France: Two miles outside the town of Senlis, France, the château is the main residential structure of the community of Mont-l’Évêque. In 1989, the château de Mont-l’Évêque was registered as a historic monument of France. It is one of the rare successful examples of the Troubadour Style in architecture and has several outbuildings, a chapel built with elements from the 15th century and a large English-style park.
First occupied as a country residence for the Bishop of Senlis in 1214, the fortification became the summer residence for succeeding bishops over the centuries. Following the French Revolution (1789-1799), it became national property.
Then in 1807, Joseph-Xavier de Pontalba acquired the property through his service under the French Emperor Napoleon Bonaparte (ruled 1804-1814), where it became a majorat under the title of “Baron” in 1810. The legendary Louisiana-native Baroness Michaela Almonester de Pontalba married Célestin Pontalba, Joseph-Xavier’s son and was the stewardess of the estate and of her inherited New Orleans property.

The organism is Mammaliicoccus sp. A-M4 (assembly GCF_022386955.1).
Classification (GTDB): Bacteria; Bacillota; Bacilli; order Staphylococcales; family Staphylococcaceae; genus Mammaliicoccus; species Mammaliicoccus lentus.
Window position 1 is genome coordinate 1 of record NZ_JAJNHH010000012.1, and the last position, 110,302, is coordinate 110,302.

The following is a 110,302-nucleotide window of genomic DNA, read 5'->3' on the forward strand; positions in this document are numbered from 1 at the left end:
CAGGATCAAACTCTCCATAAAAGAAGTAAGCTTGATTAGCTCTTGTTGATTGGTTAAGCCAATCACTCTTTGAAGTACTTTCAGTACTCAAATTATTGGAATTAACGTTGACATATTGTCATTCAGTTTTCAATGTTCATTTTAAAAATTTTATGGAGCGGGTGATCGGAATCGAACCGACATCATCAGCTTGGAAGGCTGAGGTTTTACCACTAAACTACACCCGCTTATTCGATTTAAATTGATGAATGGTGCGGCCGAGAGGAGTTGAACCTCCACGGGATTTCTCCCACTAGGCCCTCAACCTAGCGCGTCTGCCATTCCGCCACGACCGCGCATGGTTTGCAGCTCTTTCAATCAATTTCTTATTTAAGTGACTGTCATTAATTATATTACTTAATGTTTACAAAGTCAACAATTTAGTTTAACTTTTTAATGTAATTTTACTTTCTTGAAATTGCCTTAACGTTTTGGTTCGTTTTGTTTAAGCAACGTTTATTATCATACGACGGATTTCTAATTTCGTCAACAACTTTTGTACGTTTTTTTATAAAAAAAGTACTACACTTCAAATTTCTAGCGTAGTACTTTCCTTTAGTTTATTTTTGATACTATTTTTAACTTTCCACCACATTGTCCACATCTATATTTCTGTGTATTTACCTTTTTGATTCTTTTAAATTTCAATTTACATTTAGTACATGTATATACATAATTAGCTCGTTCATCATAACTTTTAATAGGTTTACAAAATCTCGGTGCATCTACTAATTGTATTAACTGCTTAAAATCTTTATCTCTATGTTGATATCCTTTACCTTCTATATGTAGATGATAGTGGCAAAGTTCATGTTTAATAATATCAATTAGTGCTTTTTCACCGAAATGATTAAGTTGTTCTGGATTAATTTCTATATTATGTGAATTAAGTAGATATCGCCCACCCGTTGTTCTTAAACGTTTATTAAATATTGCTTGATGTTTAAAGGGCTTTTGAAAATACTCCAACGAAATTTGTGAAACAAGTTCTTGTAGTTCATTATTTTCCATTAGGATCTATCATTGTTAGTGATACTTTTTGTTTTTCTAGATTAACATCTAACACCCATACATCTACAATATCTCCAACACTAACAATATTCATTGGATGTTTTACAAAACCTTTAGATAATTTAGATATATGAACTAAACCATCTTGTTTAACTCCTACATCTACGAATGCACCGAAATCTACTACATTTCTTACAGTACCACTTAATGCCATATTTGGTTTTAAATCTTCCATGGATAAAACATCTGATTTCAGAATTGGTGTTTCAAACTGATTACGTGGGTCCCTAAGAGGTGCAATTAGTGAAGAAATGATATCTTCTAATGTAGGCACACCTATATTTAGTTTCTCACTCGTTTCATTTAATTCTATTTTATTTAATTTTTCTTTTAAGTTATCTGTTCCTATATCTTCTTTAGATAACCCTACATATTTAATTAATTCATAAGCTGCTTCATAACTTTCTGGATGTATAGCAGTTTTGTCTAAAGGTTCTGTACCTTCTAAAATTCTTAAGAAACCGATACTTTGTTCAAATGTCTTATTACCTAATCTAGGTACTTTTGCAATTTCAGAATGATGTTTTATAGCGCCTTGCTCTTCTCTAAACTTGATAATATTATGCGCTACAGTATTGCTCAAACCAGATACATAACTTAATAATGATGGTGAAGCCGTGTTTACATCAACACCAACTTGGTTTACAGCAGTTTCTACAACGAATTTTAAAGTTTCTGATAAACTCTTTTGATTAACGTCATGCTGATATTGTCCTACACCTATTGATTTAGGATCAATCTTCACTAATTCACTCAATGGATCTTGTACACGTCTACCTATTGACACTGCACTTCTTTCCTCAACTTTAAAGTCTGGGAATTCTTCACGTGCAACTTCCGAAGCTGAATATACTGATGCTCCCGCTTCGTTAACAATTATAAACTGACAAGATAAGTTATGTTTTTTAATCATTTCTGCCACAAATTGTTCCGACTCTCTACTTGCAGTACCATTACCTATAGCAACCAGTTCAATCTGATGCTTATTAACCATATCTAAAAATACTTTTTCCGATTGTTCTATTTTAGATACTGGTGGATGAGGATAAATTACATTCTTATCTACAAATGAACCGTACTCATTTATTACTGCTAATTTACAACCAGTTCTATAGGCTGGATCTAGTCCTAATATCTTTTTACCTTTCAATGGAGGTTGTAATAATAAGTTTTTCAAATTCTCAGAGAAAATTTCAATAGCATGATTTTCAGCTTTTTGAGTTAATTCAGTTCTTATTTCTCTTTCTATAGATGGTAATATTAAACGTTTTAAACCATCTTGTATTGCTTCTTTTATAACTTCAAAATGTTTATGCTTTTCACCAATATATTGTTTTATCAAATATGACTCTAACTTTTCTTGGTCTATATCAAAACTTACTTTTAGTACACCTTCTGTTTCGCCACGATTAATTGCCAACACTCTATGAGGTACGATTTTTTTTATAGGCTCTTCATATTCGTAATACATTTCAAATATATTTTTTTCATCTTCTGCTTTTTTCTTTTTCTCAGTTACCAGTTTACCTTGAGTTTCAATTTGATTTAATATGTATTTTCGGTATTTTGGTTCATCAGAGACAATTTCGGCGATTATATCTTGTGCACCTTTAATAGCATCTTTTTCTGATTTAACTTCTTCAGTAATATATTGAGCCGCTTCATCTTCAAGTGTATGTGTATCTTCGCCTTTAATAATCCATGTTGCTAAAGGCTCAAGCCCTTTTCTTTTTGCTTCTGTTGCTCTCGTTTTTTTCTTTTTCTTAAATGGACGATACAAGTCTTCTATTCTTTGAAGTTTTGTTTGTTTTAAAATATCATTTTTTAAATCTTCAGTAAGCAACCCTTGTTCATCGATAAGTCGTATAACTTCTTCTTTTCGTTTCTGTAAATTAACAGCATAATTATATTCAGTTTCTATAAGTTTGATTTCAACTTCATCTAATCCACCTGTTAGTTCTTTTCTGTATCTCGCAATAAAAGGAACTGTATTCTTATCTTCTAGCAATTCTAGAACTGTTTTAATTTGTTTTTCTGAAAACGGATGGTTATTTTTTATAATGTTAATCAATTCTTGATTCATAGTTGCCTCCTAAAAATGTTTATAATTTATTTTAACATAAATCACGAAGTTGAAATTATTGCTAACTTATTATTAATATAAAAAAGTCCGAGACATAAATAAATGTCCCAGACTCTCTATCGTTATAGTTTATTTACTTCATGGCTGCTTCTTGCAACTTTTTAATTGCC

Between 1810 and 1834, the castle was adorned with its rich neo-Gothic décor troubadour by the Pontalba family. Its four turrets are topped with pepperbox roofs. In the late-19th century architects Clément Parent and Louis Parent remodeled certain interior elements, including the main staircase and the large dining room.
The estate sustained some looting and minimal damage during World War I & II but was occupied by enemy forces in the house and cellars.
After the death of Alfred de Pontalba (1886-1972), the castle remained abandoned for almost twenty years during which it suffered numerous damages and lootings. Major restoration was undertaken by Charles-Edouard de Pontalba in the 1990s, which allowed his family to live there since 2000.
It was a pleasure staying at the house, dining in the cellar, lounging in the parlors, walking the grounds, and forming closer bonds with friends including the owner’s son and main keeper, Pierre Pontalba.